Jan Gehl, in Cities for People, reminds us that some of our most beautiful cities, the places that he says, draw us back to visit, to fly to, to linger in, and maybe even to propose in, are the places that we had long before there were data streams or sensors or automated mechanical electrical systems or silicon brains. How did that happen? How could we have built such beautiful cities without all of those other supports?

Can we retain that ability to enrich our new spaces amid the powerful technologies that surround us? It's not clear that we can, or perhaps more accurately, it's not clear that we want to. Cities and technology have always been deeply intertwined. We can't put the technology genie back in the bottle so our way forward must be characterized by an ability to content with how digital culture and our crafts-like instincts for making places interact.

For this, we may look in many directions. In Design for a Living Planet, Michael Mehaffy and Nikos Salingaros employ the insight that complexity science has yielded about living organisms, the generation of patterns in the natural world and the processes of designing and building things. They then reflect on how that could and should inform the means by which we bring back the built human communities of our time in a more enriched way.

Their work reflect cities as a coherent balance of difference, a harmony of a thousand variables that has matured beyond the adolescence of industrial certainty, beyond growth over beauty. Intelligent and resilient urban design is not an exercise in going back to what we once had by somehow expunging technology from our communities. It is, instead, an intensive search for, and commitment to, wise building and design, toward greater visual acuity so that we can see and understand what makes great neighbourhoods attractive over time.

In Invisible Cities, the novelist Italo Calvino portrayed one single city as many different cities constituted by the markedly different experiences of those within it. In that sense, to speak of a city is to tell a different story for each citizen in it. Cities can generate social goods, patterns of trust in social ties that encompass friends, acquaintances, relatives and strangers in what is called homeorhesis, a form of stability that is dynamic and evolving like a living creature, coherent over time but always changing.

If a city is too static, if its stability comes from being buttressed and fenced in and paved and held and controlled and regulated too far, that formally engineered process minimizes human variability in favour of a specific form of efficiency that yields cities that are often far from beautiful. Images of cities as machines bring to mind Fritz Lang's 1927 silent film Metropolis or Chris Wedge and William Joyce's 2005 animated film Robots. Including the shape and structure of the social patterns that weave a city together enables us to understand its coordinated functions.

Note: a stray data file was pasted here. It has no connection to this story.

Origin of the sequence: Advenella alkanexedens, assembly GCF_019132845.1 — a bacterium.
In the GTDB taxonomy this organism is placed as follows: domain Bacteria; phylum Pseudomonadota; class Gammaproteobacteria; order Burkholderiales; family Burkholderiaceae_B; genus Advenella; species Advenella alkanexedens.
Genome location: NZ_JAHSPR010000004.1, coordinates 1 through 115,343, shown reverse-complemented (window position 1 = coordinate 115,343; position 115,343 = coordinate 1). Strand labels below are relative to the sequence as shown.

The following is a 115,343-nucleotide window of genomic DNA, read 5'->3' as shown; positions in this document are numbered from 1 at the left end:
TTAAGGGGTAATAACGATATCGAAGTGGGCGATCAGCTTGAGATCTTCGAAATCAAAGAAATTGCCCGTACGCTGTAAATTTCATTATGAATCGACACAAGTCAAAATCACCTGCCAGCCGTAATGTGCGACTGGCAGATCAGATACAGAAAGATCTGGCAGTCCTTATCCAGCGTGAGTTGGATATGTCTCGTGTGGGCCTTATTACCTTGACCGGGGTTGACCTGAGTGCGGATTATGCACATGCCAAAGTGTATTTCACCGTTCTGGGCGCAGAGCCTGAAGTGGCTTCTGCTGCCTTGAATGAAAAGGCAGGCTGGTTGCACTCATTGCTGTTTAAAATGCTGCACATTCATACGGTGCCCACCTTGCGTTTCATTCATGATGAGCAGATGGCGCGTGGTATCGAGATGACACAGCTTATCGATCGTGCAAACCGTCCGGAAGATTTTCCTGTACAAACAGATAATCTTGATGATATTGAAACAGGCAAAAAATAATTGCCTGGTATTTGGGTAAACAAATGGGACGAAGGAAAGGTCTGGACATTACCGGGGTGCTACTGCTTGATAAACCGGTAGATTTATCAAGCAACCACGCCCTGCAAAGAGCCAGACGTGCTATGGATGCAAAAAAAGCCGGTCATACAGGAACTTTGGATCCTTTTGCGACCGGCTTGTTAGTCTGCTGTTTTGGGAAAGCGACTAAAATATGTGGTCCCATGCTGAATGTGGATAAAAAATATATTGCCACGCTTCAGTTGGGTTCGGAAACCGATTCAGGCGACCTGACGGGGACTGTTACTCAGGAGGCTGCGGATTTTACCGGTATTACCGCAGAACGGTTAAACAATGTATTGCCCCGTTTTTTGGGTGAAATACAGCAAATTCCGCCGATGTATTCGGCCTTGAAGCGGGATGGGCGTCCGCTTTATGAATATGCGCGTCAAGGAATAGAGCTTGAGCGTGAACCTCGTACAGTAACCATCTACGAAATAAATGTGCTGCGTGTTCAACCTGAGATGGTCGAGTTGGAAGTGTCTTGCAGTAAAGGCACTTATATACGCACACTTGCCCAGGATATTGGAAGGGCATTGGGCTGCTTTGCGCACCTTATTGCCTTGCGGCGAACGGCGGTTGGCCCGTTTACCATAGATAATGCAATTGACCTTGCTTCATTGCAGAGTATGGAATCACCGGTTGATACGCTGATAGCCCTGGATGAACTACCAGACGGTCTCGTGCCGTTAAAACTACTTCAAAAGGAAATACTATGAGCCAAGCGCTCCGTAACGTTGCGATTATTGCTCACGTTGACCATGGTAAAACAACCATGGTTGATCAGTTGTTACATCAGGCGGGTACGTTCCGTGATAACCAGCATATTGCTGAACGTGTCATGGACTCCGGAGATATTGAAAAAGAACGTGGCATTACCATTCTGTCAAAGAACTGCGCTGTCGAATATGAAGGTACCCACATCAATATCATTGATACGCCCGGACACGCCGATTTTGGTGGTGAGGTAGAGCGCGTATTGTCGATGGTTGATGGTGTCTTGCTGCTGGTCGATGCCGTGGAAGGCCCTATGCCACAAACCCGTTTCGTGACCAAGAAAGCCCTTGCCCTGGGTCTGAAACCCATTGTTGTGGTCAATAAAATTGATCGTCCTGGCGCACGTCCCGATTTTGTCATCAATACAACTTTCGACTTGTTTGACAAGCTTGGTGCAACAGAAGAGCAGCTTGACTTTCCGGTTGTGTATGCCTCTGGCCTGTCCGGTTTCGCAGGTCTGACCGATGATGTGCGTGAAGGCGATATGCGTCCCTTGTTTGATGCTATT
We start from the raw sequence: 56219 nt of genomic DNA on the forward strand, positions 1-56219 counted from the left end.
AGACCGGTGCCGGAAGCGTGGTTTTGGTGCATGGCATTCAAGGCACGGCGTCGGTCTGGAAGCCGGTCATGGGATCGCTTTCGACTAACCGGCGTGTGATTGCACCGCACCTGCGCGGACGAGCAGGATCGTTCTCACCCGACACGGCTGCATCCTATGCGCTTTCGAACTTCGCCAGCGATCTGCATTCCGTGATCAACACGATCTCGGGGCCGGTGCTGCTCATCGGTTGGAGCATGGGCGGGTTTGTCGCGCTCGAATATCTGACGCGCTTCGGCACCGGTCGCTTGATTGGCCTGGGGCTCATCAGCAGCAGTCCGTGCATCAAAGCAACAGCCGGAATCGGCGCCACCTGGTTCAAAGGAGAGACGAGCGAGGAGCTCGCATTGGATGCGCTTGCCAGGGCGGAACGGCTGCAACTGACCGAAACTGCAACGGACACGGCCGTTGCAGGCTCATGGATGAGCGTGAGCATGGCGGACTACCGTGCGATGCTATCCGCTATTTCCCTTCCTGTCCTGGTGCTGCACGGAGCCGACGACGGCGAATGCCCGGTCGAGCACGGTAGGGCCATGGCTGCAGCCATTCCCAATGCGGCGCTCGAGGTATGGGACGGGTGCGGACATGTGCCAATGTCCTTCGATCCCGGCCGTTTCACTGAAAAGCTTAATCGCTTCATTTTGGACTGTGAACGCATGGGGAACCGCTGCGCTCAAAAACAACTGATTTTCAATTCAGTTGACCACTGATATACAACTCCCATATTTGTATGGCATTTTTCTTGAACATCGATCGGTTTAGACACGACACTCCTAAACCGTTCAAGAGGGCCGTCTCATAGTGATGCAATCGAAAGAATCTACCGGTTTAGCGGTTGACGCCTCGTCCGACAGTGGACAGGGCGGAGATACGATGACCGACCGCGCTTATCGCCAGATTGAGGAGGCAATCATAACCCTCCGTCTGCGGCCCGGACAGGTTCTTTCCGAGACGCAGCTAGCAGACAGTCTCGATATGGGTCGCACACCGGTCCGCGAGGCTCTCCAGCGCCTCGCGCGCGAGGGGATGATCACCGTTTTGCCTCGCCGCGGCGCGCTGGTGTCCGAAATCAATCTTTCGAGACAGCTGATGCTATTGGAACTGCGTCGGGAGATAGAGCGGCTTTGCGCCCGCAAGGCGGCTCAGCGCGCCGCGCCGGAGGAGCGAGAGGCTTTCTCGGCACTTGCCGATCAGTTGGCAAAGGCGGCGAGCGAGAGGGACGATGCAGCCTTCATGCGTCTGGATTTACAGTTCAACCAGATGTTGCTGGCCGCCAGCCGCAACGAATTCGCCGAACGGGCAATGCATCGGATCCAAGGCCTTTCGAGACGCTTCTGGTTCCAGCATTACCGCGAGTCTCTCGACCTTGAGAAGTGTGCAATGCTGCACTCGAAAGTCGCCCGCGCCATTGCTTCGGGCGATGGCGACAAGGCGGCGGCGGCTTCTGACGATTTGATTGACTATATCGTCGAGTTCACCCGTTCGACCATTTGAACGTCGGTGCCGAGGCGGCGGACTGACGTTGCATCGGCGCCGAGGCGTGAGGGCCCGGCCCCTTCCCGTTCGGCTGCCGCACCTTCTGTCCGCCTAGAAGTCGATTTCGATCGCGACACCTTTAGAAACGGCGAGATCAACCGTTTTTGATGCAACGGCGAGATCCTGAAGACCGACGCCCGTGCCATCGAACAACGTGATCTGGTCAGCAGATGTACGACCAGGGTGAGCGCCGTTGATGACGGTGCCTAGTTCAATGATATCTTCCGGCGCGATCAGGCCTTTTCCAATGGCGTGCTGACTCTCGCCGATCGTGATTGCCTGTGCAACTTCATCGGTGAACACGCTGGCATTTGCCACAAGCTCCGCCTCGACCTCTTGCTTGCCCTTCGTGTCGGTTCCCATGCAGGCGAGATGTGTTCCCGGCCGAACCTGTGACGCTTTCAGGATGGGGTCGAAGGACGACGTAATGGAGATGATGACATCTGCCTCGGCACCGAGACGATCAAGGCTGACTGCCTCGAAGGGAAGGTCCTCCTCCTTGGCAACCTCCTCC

In Why The Garden Club Couldn't Save Youngstown about the transformation of the rust belt, sociologist Sean Safford tells the parallel stories of Allentown, Pennsylvania and Youngstown, Ohio. These two cities experienced simultaneous downturns in a common core industry, steel manufacturing. Youngstown had a better-educated, tighter, stronger civic core of volunteers and leaders who served together across many different boards and community groups. Allentown on the other hand had fewer overlapping networks of leaders and civic volunteers and operated in a more ad hoc and improvised manner at a civic level.

Perhaps surprisingly, the more tightly knit and interconnected Youngstown proved to be less adaptable to the post-steel world, and suffered a steeper and longer decline. Allentown was more open to outside consultation, a wider range of solutions and had room for new possibilities to emerge in the gaps and spaces left open by a less-tightly woven social network. As a result, Allentown recovered more fully and sooner than Youngstown. Put another way, Youngstown had process efficiency, operational efficiency arising from a tight group that optimized functions. Allentown had disruption efficiency arising from a more open network that could flexibly adapt to unknown conditions – in this case, a decline in their core economic driver

Cities aren't simple. Sometimes, what is our strength becomes our weakness as conditions change. Some of these limitations are physical. Streets, buildings, and water lines. Towns like Youngstown or Allentown, built around single industries, are similarly limited. When a major part of a city fails whether in a core industry or through decline of city infrastructure, schools and businesses will close. People will lose jobs and the city will decline. As Youngstown demonstrates however, sometimes maintaining a healthy city means much more than tightening our control over it. The trick is knowing when to formalize and when to stay out of the way.